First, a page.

After a long time without posting on the blog here I come again with a tiny command line that can speed up the usual method of copying large amounts of data.

Sometime ago a college gave me a DVD that I would like to keep to myself but that other 2 colleges wanted too. I used dd, cat and ssh for the task. Taking less that 5 minutes to do it all.

First I started the .iso creation with dd:

dd if=/dev/cdrom of=/home/pedro/my_new_iso.iso

In other console you may start the copy of the iso file even if the iso it’s fully copied to the hard drive (just give a few seconds to have some data copied to the drive):

(cat /home/pedro/my_new_iso.iso | ssh user@remote.host.local dd of=~/my_new_iso.iso) ; (cat /home/pedro/my_new_iso.iso | ssh user2@remote2.host.local dd of=~/my_new_iso.iso)

The only thing you need to guarantee is that the first command ends before the second one.
Cheers,
See you all next time

Kernel 2.6.31 is out and rocking!

This weekend I’ve had some free time so I tested a new kernel on my suse 11.1 x86_64 system. I’ve been a beta tester for the kernel for some time and I was eager to test the final version.

There are plenty new features, the one I enjoy more are probably on the filesystem area but there is plenty to choose.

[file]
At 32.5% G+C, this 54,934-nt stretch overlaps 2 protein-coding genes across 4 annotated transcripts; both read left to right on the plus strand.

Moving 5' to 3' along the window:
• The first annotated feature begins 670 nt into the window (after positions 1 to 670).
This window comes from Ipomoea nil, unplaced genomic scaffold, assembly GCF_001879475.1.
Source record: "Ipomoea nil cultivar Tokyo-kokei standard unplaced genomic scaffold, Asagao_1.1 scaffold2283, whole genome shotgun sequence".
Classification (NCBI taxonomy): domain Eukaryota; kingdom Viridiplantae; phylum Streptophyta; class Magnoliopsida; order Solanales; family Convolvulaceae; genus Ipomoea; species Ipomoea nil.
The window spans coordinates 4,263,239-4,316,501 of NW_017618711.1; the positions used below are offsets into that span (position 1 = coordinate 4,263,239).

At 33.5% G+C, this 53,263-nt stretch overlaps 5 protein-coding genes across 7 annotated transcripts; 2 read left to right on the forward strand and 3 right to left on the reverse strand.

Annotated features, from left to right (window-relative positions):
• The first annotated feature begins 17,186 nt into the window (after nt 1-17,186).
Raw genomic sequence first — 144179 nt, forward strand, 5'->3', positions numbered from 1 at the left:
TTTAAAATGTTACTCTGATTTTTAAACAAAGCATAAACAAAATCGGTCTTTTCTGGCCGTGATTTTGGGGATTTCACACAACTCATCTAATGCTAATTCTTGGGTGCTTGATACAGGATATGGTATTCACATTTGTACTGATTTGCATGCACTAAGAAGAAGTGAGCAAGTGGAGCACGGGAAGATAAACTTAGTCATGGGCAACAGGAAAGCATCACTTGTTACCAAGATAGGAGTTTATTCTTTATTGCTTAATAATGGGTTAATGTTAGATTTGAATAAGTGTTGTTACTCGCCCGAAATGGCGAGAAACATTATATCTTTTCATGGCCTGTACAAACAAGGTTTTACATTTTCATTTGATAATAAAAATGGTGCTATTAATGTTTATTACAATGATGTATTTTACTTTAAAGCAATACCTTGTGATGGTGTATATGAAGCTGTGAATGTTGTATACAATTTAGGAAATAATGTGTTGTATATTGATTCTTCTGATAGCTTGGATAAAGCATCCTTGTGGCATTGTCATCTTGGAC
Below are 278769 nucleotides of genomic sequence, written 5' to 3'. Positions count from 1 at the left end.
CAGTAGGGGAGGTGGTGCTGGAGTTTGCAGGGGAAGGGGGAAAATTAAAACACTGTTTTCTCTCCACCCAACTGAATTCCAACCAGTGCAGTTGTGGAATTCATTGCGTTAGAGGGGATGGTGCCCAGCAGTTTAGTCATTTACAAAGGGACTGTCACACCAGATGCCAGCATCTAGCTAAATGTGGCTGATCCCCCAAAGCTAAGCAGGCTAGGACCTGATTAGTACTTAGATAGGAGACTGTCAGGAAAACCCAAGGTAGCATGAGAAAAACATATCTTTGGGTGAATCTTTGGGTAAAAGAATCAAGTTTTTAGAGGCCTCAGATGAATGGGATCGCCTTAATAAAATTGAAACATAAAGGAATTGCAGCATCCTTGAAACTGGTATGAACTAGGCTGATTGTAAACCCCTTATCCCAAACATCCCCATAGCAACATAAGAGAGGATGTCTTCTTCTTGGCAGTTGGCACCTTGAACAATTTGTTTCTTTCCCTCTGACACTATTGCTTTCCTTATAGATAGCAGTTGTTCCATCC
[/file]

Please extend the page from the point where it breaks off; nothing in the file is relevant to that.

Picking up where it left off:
This version adds USB 3.0 support, a equivalent of FUSE for character devices used for proxying OSS sound to ALSA, some memory management changes that improve interactivity in desktops, readahead improvements, ATI Radeon Modesetting support, support for Intel’s Wireless Multicomm 3200 Wifi devices, kernel support and a userspace tool for performance counters, gcov support, a memory checker for unitialized memory, a memory leak detector, a reimplementation of inotify and dnotify on top of a new filesystem notification infrastructure, btrfs improvements, support for the IEEE 802.15.4 network standard, IPv4 over Firewire, many new drivers, small improvements and fixes.

You may see the hole list here:

http://kernelnewbies.org/Linux_2_6_31

I still didn’t do extensive testing but so far so good ;), although my kde4.3  seams to lag a bit, I’m not sure if this is from the new kernel or the changes I’ve done within KDE itself.

On the other end with server machines it works perfectly, i’m doing stress tests on two virtual servers and memory usage / IO times / CPU usage.

On the test i’m using two opensuse 11.1 x86_64, one as 2.6.27 kernel version and the other 2.6.31, same amount of memory and 2 cpu each on the same host. Hope to have some more data in a few days and then post the results (cacti graphs) here if they are relevant.

So, what are you waiting for… TRY IT

Cheers

Pedro Oliveira